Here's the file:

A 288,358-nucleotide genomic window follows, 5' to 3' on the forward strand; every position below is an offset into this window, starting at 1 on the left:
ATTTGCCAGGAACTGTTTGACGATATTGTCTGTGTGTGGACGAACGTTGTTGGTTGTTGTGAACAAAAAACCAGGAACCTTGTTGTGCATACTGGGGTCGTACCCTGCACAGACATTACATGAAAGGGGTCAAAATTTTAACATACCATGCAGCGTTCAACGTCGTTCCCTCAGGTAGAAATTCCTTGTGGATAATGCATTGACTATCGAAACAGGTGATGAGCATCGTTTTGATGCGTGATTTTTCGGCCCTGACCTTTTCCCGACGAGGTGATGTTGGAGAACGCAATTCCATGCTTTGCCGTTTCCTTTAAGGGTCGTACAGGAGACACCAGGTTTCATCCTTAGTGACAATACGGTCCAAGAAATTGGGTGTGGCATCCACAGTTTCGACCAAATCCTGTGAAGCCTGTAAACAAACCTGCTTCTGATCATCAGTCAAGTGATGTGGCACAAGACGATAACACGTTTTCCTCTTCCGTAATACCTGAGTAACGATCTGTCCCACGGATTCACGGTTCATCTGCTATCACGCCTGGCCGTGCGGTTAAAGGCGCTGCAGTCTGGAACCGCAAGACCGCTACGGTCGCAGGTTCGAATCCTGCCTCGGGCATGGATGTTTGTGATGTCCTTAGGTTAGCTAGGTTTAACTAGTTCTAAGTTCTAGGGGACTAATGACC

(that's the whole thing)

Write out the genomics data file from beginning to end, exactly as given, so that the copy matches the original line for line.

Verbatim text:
A 288,358-nucleotide genomic window follows, 5' to 3' on the forward strand; every position below is an offset into this window, starting at 1 on the left:
ATTTGCCAGGAACTGTTTGACGATATTGTCTGTGTGTGGACGAACGTTGTTGGTTGTTGTGAACAAAAAACCAGGAACCTTGTTGTGCATACTGGGGTCGTACCCTGCACAGACATTACATGAAAGGGGTCAAAATTTTAACATACCATGCAGCGTTCAACGTCGTTCCCTCAGGTAGAAATTCCTTGTGGATAATGCATTGACTATCGAAACAGGTGATGAGCATCGTTTTGATGCGTGATTTTTCGGCCCTGACCTTTTCCCGACGAGGTGATGTTGGAGAACGCAATTCCATGCTTTGCCGTTTCCTTTAAGGGTCGTACAGGAGACACCAGGTTTCATCCTTAGTGACAATACGGTCCAAGAAATTGGGTGTGGCATCCACAGTTTCGACCAAATCCTGTGAAGCCTGTAAACAAACCTGCTTCTGATCATCAGTCAAGTGATGTGGCACAAGACGATAACACGTTTTCCTCTTCCGTAATACCTGAGTAACGATCTGTCCCACGGATTCACGGTTCATCTGCTATCACGCCTGGCCGTGCGGTTAAAGGCGCTGCAGTCTGGAACCGCAAGACCGCTACGGTCGCAGGTTCGAATCCTGCCTCGGGCATGGATGTTTGTGATGTCCTTAGGTTAGCTAGGTTTAACTAGTTCTAAGTTCTAGGGGACTAATGACC